Lindiwe Zulu blames cheats for R350 Covid-19 relief grant delay
Government workers among claimants from fund, she says
Government employees and social grant recipients made up some of the 7.4-million applications for the R350 Covid-19 relief grant — clogging the system and causing payment delays to deserving applicants.
This is according to social development minister Lindiwe Zulu in an interview with the Sunday Times. She said government employees who tried to fraudulently benefit should be charged.
Zulu’s department was criticised for failing to deliver on the promise made by President Cyril Ramaphosa at the beginning of the lockdown. She said she was having “sleepless nights” about the social security agency’s ability to pay everyone by October.
“I am worried about if we will have paid all the people we need to pay by October, but we are working hard towards that. I am worried about it. I don’t want to tell you something different, but my worry is propelling me to say to [the agency], I cannot sleep until I feel the comfort that the people who applied and have been approved have got their money starting from May,” she said.
About 3-million people have received the grant out of the 3.5-million that were approved. That amounted to R5bn. The department is reviewing millions of applications that were rejected.
Zulu said some were rejected because their names appeared on the UIF system even though they were no longer employed. These applications will be reviewed and considered for payments .
“No matter how many times we listed the criteria for applications, we found people who are already receiving social grants in their thousands, and even a few people who work for government. I am actually thinking that if you work for government and you dare apply you must be charged,” she said.
With Covid-19 infections reaching 10,000 a day, the presidency gave the Sunday Times an update on the government’s R500bn relief fund. It said the department of social development and the Solidarity Fund had distributed 788,283 food parcels to about 3.1-million people.
The fund paid R20m to the department for such relief.
Zulu said there would be talks to raise more money. “Now they themselves have seen the scale of the disaster.”
She said her department would ask how the fund distributes the money, “so that we either increase the food parcels that we normally give, working together with the NPOs [nonprofit organisations] or on food voucher systems”.
A spokesperson for the presidency, Khusela Diko, said 27,467 hospital beds have been reserved for Covid-19 patients. The country had also exceeded its target of screening 15-million people.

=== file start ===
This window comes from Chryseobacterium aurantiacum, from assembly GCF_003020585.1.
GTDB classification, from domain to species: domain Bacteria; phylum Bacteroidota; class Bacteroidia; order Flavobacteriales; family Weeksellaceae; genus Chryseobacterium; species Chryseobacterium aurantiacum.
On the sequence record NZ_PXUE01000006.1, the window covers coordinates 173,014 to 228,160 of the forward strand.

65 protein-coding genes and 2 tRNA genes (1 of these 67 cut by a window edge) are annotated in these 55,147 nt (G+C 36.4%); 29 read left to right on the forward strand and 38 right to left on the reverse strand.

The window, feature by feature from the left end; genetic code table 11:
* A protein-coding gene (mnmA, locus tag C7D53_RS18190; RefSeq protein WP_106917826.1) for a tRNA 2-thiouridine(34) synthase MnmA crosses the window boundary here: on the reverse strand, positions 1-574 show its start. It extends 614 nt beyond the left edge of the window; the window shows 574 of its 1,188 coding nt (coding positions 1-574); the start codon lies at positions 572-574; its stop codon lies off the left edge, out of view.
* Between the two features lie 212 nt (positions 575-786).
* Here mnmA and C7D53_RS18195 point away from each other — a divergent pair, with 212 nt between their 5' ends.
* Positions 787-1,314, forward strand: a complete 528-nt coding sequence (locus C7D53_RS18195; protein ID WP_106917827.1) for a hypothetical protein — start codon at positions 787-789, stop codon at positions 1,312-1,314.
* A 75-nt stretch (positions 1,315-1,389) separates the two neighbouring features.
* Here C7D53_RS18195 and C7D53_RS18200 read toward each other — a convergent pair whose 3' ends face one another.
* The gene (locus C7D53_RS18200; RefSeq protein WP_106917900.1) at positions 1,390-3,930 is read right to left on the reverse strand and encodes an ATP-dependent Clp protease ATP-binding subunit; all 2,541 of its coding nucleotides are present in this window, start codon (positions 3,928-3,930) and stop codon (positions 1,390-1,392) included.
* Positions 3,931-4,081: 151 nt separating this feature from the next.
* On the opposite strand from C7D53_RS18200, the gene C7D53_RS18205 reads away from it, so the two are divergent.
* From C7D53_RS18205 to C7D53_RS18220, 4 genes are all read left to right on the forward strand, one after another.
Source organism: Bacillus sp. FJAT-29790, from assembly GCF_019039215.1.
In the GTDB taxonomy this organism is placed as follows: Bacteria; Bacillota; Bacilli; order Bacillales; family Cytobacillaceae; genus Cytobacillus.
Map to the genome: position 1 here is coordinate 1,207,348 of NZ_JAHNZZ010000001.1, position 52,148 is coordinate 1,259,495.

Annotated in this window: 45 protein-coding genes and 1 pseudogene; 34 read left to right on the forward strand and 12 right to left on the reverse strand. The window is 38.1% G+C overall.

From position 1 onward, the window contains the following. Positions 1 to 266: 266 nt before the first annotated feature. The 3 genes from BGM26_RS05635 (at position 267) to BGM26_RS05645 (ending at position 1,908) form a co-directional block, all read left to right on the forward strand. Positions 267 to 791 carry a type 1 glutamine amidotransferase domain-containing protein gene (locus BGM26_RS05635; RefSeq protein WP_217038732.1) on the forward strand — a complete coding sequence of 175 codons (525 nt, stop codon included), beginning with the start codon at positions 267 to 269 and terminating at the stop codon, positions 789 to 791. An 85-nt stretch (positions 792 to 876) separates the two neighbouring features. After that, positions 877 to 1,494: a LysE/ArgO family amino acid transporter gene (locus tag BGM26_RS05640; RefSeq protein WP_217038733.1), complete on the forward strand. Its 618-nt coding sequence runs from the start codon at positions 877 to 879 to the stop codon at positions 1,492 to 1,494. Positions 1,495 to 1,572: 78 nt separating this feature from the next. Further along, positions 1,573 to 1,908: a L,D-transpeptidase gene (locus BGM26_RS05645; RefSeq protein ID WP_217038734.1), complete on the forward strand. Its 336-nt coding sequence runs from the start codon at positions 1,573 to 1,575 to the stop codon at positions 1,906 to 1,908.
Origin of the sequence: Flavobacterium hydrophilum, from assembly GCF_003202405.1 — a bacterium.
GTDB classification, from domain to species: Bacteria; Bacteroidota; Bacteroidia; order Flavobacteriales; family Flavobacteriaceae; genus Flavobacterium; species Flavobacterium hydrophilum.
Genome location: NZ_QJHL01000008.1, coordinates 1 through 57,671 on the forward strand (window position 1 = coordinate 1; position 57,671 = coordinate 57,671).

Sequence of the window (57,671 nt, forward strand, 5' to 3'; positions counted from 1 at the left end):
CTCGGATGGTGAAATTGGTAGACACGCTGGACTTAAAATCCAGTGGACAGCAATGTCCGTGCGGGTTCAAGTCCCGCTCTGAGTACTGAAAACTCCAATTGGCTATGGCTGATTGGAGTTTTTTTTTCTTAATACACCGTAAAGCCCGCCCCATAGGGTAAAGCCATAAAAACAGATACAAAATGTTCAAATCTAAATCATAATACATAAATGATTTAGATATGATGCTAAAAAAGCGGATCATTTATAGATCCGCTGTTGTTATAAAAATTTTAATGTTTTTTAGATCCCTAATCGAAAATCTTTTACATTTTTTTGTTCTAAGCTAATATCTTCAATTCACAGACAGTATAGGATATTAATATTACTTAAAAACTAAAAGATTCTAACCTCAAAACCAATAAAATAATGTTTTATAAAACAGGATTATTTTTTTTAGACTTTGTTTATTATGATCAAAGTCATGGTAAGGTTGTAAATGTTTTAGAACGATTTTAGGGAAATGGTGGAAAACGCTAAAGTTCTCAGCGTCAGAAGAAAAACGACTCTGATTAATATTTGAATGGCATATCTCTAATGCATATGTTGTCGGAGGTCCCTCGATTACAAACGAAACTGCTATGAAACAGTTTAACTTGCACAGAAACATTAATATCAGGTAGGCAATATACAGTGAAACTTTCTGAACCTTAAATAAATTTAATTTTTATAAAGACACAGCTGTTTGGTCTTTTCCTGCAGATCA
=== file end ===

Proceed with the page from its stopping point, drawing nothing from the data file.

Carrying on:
About 20-million were screened by the end of June, with about 400,000 referred for testing. The presidency said that only R10bn of the government’s R200bn loan guarantees had been taken up by companies. Development funding institutions have joined the economic relief effort.
The Industrial Development Corporation approved R476m for companies that make personal protection equipment. About 1,500 small, medium and micro enterprises will share R530m from relief finance.
Zulu said reviving the economy was important so the government could fund social relief to poor people.
“You have people who have to be given money from May to October. On the other hand, you have an economy that is not doing so well and people who are losing their jobs, so we have started the conversation on what we can do post-October.
But when all is said and done, it comes down to the availability of the budget, which is in bad shape because of the economy.”
Zulu said there were plans to open early childhood development centres. Her department is awaiting approval on are opening framework and was considering July 26 as a “tentative” date to open.
“We are now in discussion with minister [of basic education Angie] Motshekga to discuss what we’re going to do about the lack of food. The distribution of that food among children is of high priority to us as the department of social development, even though it belongs to the department of basic education.
"We cannot ignore it as the department because we feel that the relief we will be providing to guardians [with] social grants is not going to be adequate, especially because the grants have been increased only for a period of six months.”
Would you like to comment on this article or view other readers' comments? Register (it’s quick and free) or sign in now.
Please read our Comment Policy before commenting.